Rime review for PS4, Xbox One, Switch, PC

Platform: PS4
Also On: PC, Xbox One, Switch
Publisher: Grey Box
Developer: Tequila Works
Medium: Digital/Disc
Players: 1
Online: No
ESRB: E10+

Rime isn’t exactly subtle in the way it telegraphs its biggest influences. After all, it’s a puzzle game in which you spend significant chunks of the game chasing after a mysterious figure in a red robe, then following around and avoiding giant creatures. If it were any more on the nose, it’d be called Journey in the Shadow of the Colossus. On top of that, with all its emphasis on climbing and jumping from ledge to ledge, Rime gives off a vague hint of an Uncharted/God of War vibe.

Basically, what I’m trying to say is that subtlety isn’t Rime’s strong suit. But with influences like those, it doesn’t need to be. There are worse things for a game to be than heavily indebted to some of the best, most beloved games and franchises of all time.

Of course, because Rime wears its influences so proudly and so constantly, it leaves little room for the game to make much of a mark on its own. There’s no dialogue, just noises and paintings, and while I get that the game’s developers intended for players to develop their own meanings behind all those things — or, at least, to interpret those sounds and paintings as they chose — in the end, it makes it feel like you’re just exploring an island that was created from the scraps of those other, more fleshed-out worlds.

Again, that’s not the worst thing in the world, particularly because the puzzles are pretty enjoyable in their own right. Nothing is so challenging that you’ll be pulling out your hair, trying to find an answer, but at the same time, they’re generally difficult enough that you won’t get bored doing the same time for the dozenth time. There are moments where it briefly feels like Rime is just adding on more puzzles for the sake of having more puzzles, but all in all, it’s probably better to have a little more content than too little.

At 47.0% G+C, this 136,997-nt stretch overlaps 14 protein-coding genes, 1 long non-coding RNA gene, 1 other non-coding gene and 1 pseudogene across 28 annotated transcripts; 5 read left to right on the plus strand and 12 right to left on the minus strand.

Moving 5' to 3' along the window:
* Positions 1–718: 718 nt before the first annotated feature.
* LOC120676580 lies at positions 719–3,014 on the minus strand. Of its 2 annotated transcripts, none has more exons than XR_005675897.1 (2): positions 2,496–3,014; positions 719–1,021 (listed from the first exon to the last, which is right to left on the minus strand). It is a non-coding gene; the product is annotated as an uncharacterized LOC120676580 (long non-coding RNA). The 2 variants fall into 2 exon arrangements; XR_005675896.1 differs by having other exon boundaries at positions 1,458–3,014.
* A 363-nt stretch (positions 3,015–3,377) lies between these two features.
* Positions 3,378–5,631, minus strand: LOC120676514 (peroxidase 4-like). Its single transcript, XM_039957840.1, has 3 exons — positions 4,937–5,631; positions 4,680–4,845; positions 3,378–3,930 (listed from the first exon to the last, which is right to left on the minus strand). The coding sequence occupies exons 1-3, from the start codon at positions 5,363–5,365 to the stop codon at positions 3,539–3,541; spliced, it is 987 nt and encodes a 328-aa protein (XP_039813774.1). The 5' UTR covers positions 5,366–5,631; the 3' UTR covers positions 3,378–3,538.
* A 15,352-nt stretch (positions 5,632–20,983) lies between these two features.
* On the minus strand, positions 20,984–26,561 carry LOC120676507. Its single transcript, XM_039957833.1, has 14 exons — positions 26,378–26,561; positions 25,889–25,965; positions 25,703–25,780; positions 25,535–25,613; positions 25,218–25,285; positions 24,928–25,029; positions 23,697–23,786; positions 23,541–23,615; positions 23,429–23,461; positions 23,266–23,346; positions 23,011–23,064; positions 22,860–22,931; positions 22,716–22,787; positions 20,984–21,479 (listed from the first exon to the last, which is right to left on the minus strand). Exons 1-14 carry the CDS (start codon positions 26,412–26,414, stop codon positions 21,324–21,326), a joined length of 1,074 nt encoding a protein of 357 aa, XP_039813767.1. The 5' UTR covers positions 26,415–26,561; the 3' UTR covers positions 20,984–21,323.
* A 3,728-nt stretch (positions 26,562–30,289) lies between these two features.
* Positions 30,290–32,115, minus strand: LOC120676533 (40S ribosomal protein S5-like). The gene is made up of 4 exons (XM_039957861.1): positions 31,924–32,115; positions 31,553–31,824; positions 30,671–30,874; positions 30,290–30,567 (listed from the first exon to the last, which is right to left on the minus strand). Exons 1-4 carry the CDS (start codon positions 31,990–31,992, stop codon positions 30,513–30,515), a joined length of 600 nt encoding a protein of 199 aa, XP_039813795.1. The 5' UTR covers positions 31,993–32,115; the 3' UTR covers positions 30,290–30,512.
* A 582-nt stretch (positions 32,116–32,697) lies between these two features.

What really makes it difficult to dislike the game, though, is the art. Here, too, Rime gets a little bit of reflectd glory from a beloved classic: with its cel-shaded graphics, there are obvious parallels to be drawn with Wind Waker. At the same time, though, when you look up into the night sky and feel dwarfed by the magnificence of the stars…that’s all because of Rime, and no amount of impeccable inspiration can give a game that.

Admittedly, moments like those are fleeting, and you’re more likely to come away from Rime thinking about how much (and, luckily, how well) it draws from gaming classics than you are to feel like you’ve just finished a classic in its own right. However, neither of those things are nothing, I’ve played plenty of games that neither offered a few moments of incredible beauty nor led to fond memories of other games. Rime does both, and for that, even if it won’t be remembered in the same breath as, say, Journey, it deserves a closer look.

Grade: B+